Professor Albin is on leave for the 2015­-2016 academic year to complete a senior fellowship at Yale University’s Institute for Sacred Music, an interdisciplinary center for music history, musicology, theology, music performance, and ministry. During his fellowship, he is translating Richard Rolle’s Melos Amoris, preserving the alliterative patterns and musical prosody of the original text. Not only will this be the first English translation of the Melos Amoris, but Professor Albin plans to supplement it with groundbreaking research on the marginalia and manuscript context of Rolle’s work to shed light on its reception history. Professor Albin has noted that one of the ten manuscript witnesses of the Melos Amoris was bound with a gathering of mid-­15th century sacred polyphonic music by three English composers. Professor Albin will include a recording, diplomatic edition, and analysis of this music in his forthcoming book and will examine the ways in which the link between medieval mysticism and music was perceived by 15th-­ and 16th-­century readers. His multimedia and intertextual presentation of the Melos Amoris will allow modern readers to get a sense of how Rolle’s text was experienced aurally and conversant with musical practice of the period.


By Katherine Briant

Crusading Studies, Digital Humanities, history department, Medieval Studies

Talking Through the Issues: A Podcast Series on the Crusader States

This post is cross-blogged from History at Fordham University

crusaderstA new conversation has started within the History Department at Fordham. Under the direction of Dr. Nicholas Paul, graduate students in his Crusader States class are developing podcasts as a means to initiate discussion. The course, “charts the social, political, and cultural history of the feudal principalities (sometimes called “Crusader States” “the Latin East” or the ‘Frankish Levant”) that were established by Latin Christians in the Eastern Mediterranean in the wake of the First Crusade.” The podcasts, in turn, each focus on a specific theme within the current scholarship, from the background to the First Crusade in the Eastern Mediterranean, to the relationships between Latin Europeans and eastern Christians and Muslims, through the cultural, social, and political development of the Crusader States themselves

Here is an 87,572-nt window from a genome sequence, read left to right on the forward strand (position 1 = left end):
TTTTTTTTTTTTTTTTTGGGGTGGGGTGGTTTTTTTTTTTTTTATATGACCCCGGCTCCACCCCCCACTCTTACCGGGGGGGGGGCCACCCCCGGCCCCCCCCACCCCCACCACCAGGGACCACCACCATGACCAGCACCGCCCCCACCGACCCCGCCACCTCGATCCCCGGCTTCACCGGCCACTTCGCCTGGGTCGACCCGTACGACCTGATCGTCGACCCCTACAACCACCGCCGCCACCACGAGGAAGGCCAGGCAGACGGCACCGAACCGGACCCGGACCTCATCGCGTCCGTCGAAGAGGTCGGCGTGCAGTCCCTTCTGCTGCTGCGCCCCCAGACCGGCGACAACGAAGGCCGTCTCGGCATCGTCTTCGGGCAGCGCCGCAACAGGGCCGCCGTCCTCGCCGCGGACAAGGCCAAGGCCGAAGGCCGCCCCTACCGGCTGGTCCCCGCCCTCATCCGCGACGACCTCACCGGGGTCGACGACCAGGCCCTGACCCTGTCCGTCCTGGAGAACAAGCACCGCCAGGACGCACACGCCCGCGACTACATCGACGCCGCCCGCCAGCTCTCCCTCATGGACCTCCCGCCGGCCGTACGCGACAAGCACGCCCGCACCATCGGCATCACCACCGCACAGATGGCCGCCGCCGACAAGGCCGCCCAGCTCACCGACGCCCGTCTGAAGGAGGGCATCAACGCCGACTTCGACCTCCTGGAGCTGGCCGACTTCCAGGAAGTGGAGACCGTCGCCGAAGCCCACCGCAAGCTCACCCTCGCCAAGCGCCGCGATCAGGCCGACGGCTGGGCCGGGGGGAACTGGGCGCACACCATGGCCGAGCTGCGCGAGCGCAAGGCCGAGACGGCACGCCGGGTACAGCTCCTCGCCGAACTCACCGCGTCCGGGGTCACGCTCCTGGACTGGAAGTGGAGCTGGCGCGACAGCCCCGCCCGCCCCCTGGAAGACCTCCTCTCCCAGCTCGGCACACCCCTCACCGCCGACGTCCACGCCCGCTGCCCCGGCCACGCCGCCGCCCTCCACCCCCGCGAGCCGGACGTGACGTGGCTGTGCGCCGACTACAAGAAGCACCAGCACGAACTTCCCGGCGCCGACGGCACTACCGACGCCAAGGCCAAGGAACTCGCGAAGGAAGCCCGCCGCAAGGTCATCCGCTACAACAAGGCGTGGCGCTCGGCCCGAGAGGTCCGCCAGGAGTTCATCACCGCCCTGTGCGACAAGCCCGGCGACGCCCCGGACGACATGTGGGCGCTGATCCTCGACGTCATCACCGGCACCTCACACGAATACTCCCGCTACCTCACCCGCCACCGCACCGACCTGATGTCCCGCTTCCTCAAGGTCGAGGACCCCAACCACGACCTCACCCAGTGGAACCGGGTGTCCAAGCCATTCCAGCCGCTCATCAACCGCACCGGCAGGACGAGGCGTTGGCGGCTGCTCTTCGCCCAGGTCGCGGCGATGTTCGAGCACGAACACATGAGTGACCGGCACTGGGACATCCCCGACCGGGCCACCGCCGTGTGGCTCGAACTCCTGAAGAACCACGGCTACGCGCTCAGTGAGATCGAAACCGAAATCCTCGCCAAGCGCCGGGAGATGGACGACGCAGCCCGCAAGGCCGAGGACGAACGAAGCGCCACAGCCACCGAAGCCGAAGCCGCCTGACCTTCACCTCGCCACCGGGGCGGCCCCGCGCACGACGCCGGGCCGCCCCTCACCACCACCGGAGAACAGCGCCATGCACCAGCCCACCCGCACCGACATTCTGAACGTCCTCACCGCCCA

What are the advantages of the podcast format? Tom Schellhammer, a student in the course, commented that, “Historical scholarship must also embrace the current trend towards technological interaction,” as “Technology allows us to reach a wide audience, and this idea is a fantastic intro to anyone interested in learning more about the Crusader States. A podcast can build interest by succinctly covering the important discussion points on any one topic, and highlighting the importance of the topic and asking intriguing questions that spark even more debate and scholarship.”

For Tom, and all of the students in The Crusader States, further and broader discussion about the aftermath of the First Crusade is the ultimate goal, and they believe that using podcasts promotes that within and beyond their seminar. Tom says, “I think that as a class we have come up with some thought provoking questions which might benefit a larger community studying the Crusader States.   I find the material challenging and want to hear outside comments upon the work that we are doing, so I appreciate the opportunity to be heard and receive feedback on our discussions. On a topic that has interest in such widespread and diverse communities,  the podcasts truly help reach outside thoughts and opinions and ignite those same thoughts to be shared here at Fordham.”

Check out all the podcasts and listen to Tom address issues faced by the Crusader military and debate whether the creation of new states was inevitable in the aftermath of the First Crusade. History is about so much more than the sources analyzed and papers written– it is about sharing what we learn with others in hopes of creating an atmosphere of inquiry, debate, and ultimately, understanding.